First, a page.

I’m not a gambler. If I were, I’d bet heavily that a certain guidance counselor from Farmington will be getting an award this year from at least one abortion advocacy group. The New Hampshire Supreme Court has placed her in the spotlight by ruling in her favor in a wrongful-termination case.
From the April 10 New Hampshire Union Leader, “Judge Says Abortion Decision is Flawed”:
In November 2012, [guidance counselor Demetria] McKaig was working with a pregnant 15-year-old student and her boyfriend, who told her they wanted to terminate a pregnancy. McKaig suggested that the student tell her mother, but she refused, saying she was fearful for her safety.
Under a state law that took effect in January 2012, pregnant girls under 18 seeking an abortion must notify their parents or get a judge’s approval for the procedure.
McKaig contacted the New Hampshire Civil Liberties Union for assistance in preventing the girl’s mother from finding out about the pregnancy, even though Farmington High Principal Matt Jozokos ordered school staff to inform the mother.
McKaig’s contract was non-renewed for insubordination, breach of student confidentiality and neglect of duties.
But the state’s highest court agreed with the state Board of Education’s conclusion that “to avoid insubordination, McKaig was required only to discuss her disagreement with the principal, which she did.”
It took two tries to get New Hampshire’s parental notification law in place without legal challenge. It has a judicial bypass provision to keep the U.S. Supreme Court happy. If an abortion-vulnerable pregnant young woman who is still a minor is afraid “mom’s going to kill me” – whether or not that fear is well-founded – she can go to a judge. Abortion providers will be glad to help. The judge does not have the role of giving permission for the abortion. Instead, the judge makes a determination whether or not the minor is mature enough to make her own decision.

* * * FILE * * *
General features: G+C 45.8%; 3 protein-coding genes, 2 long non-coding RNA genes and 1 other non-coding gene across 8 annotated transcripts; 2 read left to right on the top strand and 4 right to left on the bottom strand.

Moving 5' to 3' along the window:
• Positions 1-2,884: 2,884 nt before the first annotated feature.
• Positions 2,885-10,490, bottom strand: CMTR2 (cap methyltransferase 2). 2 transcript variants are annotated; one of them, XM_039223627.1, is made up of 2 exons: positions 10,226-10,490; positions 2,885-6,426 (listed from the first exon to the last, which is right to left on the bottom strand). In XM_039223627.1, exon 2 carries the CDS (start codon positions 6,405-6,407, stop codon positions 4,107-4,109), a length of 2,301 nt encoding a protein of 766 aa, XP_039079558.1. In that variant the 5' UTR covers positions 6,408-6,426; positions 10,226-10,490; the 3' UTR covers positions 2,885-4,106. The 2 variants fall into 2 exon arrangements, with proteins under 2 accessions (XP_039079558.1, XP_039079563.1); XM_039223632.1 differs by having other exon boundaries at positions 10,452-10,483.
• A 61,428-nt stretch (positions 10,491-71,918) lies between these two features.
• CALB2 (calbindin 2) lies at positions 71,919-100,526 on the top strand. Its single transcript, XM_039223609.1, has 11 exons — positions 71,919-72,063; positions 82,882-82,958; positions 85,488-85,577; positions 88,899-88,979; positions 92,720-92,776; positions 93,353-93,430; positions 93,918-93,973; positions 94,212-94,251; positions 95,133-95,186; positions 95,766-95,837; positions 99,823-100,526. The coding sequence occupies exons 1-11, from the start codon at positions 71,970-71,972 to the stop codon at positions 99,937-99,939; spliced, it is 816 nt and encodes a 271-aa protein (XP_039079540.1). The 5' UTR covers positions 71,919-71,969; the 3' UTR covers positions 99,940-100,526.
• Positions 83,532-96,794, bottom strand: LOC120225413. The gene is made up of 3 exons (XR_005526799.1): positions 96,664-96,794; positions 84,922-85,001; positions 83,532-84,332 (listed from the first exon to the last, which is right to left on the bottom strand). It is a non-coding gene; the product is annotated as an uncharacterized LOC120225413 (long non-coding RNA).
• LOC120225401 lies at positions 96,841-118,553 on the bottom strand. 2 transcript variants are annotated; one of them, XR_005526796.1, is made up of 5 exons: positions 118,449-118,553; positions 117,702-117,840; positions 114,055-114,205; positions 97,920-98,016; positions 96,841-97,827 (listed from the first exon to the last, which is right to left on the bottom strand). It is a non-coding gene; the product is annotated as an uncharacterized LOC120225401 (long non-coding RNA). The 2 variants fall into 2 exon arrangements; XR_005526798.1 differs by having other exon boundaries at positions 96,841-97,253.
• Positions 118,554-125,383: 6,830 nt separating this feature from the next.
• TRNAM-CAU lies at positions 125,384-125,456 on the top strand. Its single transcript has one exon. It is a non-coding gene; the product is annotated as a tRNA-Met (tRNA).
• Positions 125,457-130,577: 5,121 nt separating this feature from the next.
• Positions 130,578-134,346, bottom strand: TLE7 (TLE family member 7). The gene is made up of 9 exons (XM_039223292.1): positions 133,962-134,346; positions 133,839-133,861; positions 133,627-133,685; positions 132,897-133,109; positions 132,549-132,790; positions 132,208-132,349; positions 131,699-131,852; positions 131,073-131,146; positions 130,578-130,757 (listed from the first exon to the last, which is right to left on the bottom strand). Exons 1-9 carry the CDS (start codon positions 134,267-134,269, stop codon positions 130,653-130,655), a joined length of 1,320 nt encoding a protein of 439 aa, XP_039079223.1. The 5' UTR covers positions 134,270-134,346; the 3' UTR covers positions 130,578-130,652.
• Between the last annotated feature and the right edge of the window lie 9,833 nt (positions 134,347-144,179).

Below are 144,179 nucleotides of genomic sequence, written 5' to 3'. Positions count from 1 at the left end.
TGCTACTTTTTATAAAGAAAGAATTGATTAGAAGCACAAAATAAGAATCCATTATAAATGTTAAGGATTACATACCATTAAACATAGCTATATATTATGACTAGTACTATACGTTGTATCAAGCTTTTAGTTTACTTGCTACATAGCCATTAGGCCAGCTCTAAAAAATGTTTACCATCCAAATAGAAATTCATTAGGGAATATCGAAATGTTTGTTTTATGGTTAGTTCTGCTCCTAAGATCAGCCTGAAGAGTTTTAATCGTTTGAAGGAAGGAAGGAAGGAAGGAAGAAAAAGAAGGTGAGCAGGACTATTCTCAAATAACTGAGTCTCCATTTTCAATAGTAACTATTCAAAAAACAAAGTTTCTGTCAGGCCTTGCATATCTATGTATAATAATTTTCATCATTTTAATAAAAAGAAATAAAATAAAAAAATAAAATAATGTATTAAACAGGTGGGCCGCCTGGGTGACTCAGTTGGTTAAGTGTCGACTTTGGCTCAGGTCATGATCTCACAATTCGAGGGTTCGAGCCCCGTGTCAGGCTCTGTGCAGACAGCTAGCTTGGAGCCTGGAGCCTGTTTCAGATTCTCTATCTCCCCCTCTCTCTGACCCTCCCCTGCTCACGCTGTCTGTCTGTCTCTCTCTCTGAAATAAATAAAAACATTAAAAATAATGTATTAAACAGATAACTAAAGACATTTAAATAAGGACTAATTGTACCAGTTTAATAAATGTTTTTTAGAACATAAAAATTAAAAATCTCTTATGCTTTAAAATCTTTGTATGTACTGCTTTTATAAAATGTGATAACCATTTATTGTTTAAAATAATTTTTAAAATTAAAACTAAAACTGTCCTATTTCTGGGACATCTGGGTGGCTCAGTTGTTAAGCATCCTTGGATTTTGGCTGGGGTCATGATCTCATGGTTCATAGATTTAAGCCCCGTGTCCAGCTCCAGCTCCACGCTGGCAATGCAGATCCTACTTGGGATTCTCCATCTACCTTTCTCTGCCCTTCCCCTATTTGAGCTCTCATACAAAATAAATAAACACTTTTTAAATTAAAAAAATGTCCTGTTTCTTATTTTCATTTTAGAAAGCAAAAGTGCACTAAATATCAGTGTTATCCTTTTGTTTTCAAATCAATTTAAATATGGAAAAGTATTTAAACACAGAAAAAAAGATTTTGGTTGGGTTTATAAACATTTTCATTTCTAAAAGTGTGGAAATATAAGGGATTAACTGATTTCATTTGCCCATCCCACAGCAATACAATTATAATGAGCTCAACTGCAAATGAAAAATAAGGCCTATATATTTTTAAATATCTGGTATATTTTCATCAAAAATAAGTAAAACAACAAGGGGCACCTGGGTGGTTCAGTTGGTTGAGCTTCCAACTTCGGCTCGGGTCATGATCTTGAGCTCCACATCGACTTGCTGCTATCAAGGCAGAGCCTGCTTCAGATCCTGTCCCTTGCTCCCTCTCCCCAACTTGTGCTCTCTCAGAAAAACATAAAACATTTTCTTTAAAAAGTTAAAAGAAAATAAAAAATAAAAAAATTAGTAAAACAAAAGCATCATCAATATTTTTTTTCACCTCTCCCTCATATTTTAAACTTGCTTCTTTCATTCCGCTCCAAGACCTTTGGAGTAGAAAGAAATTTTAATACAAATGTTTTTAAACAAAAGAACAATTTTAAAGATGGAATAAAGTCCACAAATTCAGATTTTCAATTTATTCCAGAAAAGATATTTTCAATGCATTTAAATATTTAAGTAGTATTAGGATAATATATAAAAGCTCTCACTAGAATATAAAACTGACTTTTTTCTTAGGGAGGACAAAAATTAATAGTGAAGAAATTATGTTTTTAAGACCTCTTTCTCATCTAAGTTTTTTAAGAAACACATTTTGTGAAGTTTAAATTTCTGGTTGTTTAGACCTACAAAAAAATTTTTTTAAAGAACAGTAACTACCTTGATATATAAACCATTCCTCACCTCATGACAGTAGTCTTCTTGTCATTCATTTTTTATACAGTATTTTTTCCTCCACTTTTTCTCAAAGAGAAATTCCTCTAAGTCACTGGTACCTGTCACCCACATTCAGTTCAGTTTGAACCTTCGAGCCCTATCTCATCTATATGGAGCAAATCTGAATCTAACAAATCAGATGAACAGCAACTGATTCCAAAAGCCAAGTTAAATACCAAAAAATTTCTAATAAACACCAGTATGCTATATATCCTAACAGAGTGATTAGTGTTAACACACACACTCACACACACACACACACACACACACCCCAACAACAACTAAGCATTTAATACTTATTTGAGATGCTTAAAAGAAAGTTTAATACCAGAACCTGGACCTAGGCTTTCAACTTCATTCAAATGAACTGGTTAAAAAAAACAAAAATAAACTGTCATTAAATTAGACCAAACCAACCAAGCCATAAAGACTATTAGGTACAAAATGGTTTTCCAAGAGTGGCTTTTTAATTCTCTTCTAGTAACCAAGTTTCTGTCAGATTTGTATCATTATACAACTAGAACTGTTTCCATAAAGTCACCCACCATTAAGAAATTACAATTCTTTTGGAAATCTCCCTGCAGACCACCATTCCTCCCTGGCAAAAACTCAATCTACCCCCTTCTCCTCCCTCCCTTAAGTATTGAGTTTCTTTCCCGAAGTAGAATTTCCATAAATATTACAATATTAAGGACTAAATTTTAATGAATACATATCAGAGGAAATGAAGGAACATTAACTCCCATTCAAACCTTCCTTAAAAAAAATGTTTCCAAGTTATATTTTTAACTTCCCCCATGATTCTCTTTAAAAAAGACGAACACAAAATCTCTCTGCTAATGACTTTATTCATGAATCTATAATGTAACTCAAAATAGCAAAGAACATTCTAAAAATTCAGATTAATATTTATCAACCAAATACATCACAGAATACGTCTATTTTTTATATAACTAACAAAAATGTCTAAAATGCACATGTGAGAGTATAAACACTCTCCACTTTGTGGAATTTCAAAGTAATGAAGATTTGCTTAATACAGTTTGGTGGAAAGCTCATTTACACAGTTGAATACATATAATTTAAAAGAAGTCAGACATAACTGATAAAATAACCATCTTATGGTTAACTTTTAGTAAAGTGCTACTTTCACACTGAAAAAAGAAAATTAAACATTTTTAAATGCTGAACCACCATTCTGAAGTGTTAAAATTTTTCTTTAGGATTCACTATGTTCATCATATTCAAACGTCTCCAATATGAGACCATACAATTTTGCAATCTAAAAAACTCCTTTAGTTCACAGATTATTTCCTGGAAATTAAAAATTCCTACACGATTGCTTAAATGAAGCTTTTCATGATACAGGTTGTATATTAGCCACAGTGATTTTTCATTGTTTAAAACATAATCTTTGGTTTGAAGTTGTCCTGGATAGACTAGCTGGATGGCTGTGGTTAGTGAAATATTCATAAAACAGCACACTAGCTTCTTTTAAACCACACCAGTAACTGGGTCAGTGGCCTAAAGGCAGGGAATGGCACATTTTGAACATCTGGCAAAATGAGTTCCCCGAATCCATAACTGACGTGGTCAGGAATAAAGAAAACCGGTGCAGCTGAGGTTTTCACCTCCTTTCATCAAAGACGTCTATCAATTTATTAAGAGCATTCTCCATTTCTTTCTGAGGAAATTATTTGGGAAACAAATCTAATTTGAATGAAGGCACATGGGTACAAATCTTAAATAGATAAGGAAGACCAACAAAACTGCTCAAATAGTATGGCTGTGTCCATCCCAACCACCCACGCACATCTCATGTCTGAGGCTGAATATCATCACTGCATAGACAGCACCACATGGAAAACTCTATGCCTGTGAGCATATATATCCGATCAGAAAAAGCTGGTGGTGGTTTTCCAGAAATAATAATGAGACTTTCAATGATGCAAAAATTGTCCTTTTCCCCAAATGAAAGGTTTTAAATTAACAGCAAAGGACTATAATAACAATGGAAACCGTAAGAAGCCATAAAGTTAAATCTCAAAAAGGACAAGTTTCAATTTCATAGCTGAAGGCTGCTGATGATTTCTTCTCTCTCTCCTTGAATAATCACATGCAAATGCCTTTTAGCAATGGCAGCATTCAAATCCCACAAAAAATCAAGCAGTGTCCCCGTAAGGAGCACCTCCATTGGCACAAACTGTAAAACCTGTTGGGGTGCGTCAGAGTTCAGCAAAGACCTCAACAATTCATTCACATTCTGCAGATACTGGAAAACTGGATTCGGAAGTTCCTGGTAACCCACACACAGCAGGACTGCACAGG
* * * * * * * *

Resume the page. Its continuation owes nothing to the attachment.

If a judge rules that the minor is not mature enough, she can always go to another judge.
In the Farmington case, the parental notification law was not at issue. The quarrel was between the school and the counselor whose contract was not renewed. The court on a 4-1 vote found in the counselor’s favor.
Let the record show that Justice Robert Lynn declined to endorse the result. “Because I cannot join the bandwagon of political correctness that provides the only justification for the majority’s decision, I respectfully dissent,” he wrote.
“Privacy” cloaks many things about this case, this pregnancy, this abortion. Was statutory rape involved? Was sexual or domestic abuse involved? If the pregnant young women feared for her safety at home, should a child abuse report have been filed? There is a state law that anyone who suspects child abuse is supposed to report it to DCYF. Did the counselor do that on her way to the ACLU-NH office?
Passage of the parental notification law was a hard-fought and necessary victory. It’s about parental rights and the safety of pregnant adolescents, though, not about the right to life. And as the Farmington case implies, the law leads to troubling questions about the “counseling” some pregnant students receive at public expense.